We Live in a Codependent Society
“Because of the pervasive nature of the problem, our whole culture can be called codependent. When one looks at the problem from a cultural perspective, it becomes obvious that major institutions in our society support codependent behavior. The social structure we have created may be actually dependent upon this behavior continuing.”
“Throughout modern history, most societies have been structured so that some groups are ranked above others, such as men over women and management over labor. With one group more powerful and in control of the resources, codependent relationships can be easily created and maintained. If people begin to change their codependent patterns, it will bring changes to the larger social structure.” Barry and Janae Weinhold
Everyone can benefit from codependency recovery. All you need in the beginning is a willingness to learn more about it. Anyone who has ever loved has given more than they have received in a relationship. If this is a pattern in several relationships throughout your life, you need to look at how you get hooked into this treatment. When you are receiving less than you need and/or want, your self-esteem and confidence suffers.
Codependency recovery basics are:
- having healthy boundaries,
- learning assertiveness,
- identifying your core issue,
- finding out what hooks you,
- learning that care taking is a control issue,
- developing compassionate detachment,
- adding self nurturing activities,
- using relaxation techniques,
- developing mindfulness techniques to live in the moment,
- identifying your triggers.
From the ACA (Adult Children of Alcoholics) Red Book; Chapter 1
“The adult child syndrome is somewhat interchangeable with the diagnosis of codependence. There are many definitions for codependence; however, the general consensus is that codependent people tend to focus on the wants and needs of others rather than on their own. by doing so, the codependent or adult child can avoid his or her own feelings of low self-worth. This is the sixth trait of the 14 traits. A codependent focuses on others and their problems to such an extent that the codependent’s life is often adversely affected. In addition to emotional suffering, codependents can suffer from serious or chronic physical illnesses. The illnesses include stomach problems, severe headaches, insomnia, colon problems, and skin ailments in addition to other physical problems.”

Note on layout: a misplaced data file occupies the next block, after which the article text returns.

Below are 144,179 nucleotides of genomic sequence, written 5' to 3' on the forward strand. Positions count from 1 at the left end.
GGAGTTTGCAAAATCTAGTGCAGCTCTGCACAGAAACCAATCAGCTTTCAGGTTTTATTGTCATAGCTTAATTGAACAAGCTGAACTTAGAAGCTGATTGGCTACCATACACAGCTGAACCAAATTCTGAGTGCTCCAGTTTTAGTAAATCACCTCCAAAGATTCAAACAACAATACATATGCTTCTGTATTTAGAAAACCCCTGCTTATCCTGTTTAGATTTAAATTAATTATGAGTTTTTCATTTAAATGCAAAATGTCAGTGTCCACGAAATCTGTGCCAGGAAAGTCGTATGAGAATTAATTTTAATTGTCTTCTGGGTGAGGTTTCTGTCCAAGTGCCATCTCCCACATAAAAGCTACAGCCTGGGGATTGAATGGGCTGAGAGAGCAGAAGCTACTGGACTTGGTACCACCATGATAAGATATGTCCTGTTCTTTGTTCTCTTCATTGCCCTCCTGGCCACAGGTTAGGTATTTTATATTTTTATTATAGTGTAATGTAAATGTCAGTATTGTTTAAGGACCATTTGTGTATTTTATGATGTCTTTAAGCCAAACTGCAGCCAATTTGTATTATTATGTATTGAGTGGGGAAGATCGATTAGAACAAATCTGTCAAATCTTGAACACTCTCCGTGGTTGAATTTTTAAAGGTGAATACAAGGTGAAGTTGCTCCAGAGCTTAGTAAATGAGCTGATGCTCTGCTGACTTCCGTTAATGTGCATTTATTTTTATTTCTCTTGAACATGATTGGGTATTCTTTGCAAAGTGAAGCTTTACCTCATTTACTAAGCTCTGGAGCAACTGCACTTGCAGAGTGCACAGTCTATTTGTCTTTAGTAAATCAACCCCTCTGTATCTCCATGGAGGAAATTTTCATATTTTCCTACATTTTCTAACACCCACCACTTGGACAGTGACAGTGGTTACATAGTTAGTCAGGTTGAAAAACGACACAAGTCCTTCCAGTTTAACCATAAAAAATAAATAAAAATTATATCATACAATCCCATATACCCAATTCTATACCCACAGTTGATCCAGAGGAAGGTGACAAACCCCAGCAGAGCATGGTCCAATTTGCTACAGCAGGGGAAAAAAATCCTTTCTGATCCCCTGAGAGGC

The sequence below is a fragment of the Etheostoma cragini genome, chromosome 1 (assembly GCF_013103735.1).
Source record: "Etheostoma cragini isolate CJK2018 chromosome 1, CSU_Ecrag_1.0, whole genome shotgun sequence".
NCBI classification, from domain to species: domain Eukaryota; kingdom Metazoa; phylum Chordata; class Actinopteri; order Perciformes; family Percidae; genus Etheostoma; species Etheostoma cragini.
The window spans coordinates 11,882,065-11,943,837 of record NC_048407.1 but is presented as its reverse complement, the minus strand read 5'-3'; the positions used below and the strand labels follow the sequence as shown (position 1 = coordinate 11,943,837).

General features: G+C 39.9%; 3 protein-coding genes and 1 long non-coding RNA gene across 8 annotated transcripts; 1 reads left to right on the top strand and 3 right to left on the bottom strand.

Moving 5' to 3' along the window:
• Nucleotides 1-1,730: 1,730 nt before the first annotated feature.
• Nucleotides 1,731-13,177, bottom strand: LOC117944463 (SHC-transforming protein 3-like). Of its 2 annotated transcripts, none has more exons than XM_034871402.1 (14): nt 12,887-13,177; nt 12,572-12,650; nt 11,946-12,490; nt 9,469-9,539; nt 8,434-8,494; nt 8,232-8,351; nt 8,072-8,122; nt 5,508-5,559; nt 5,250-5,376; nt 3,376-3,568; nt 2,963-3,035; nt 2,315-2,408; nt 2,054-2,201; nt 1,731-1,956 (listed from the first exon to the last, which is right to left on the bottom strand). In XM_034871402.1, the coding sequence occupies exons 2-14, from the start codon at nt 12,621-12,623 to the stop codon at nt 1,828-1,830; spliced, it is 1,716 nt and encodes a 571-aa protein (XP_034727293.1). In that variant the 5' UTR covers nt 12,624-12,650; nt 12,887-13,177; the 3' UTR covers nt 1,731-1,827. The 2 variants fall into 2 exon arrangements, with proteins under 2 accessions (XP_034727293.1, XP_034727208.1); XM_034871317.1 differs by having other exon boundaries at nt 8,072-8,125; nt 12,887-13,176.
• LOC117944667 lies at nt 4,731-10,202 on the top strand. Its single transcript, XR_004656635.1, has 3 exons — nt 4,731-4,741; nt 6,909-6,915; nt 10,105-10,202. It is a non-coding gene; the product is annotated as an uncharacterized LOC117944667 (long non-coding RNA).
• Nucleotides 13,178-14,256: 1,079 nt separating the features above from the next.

“In ACA, we realize we could not have reacted another way given our dysfunctional upbringing. As children, we focused on the odd or neglectful nature of our parents’ behavior. We mistakenly thought we cause their moods or attitudes or could do something to change circumstances. We did not realize that we were children and that adults were responsible for their own feelings and actions. Many of us thought we cause our parents’ addiction. We took responsibility for their drinking and drugging, thinking we could make them stop, slow down, and eventually love us. As children, we took responsibility for our parents’ anger, rage, blame, or pitifulness. We were children, but we unknowingly took responsibility for our parents’ feelings and poor behavior. This mistaken perception, born in childhood, is the root of our codependent behavior as adults. By living with a blaming or shaming parent, we developed a dependent, false self. Our false self constantly seeks outward affection, recognition, or praise, but we secretly believe we don’t deserve it. Meanwhile, the Inner Child is driven inward into hiding. The false self is the adult child personality expressed in the 14 Traits of The Laundry List.”
Healing childhood trauma can lead to overcoming addiction, depression, anxiety, or any debilitating condition which benefits from redefining who you are. According to US Dept of Health & Human Services: Child Welfare, childhood trauma effects are persistent fear response, hyperarousal, increased internalizing symptoms, diminished executive functioning, delayed developmental milestones, weakened response to positive feedback, and complicated social interactions.
“You survived by seizing every tiny drop of love you could find anywhere, and milking it, relishing it, for all it was worth. And as you grew up, you sought love, anywhere you could find it, whether it was a teacher or a coach or a friend or a friend’s parents. You sought those tiny droplets of love, basking in them when you found them. They sustained you. For all these years, you’ve lived under the illusion that somehow, you made it because you were tough enough to overpower the abuse, the hatred, the hard knocks of life. But really you made it because love is so powerful that tiny little doses of it are enough to overcome the pain of the worst things life can dish out. Toughness was a faulty coping mechanism you devised to get by. But, in reality, it has been your ability to never give up, to keep seeking love, and your resourcefulness to make that love last long enough to sustain you. That is what has gotten you by.” Rachel Reiland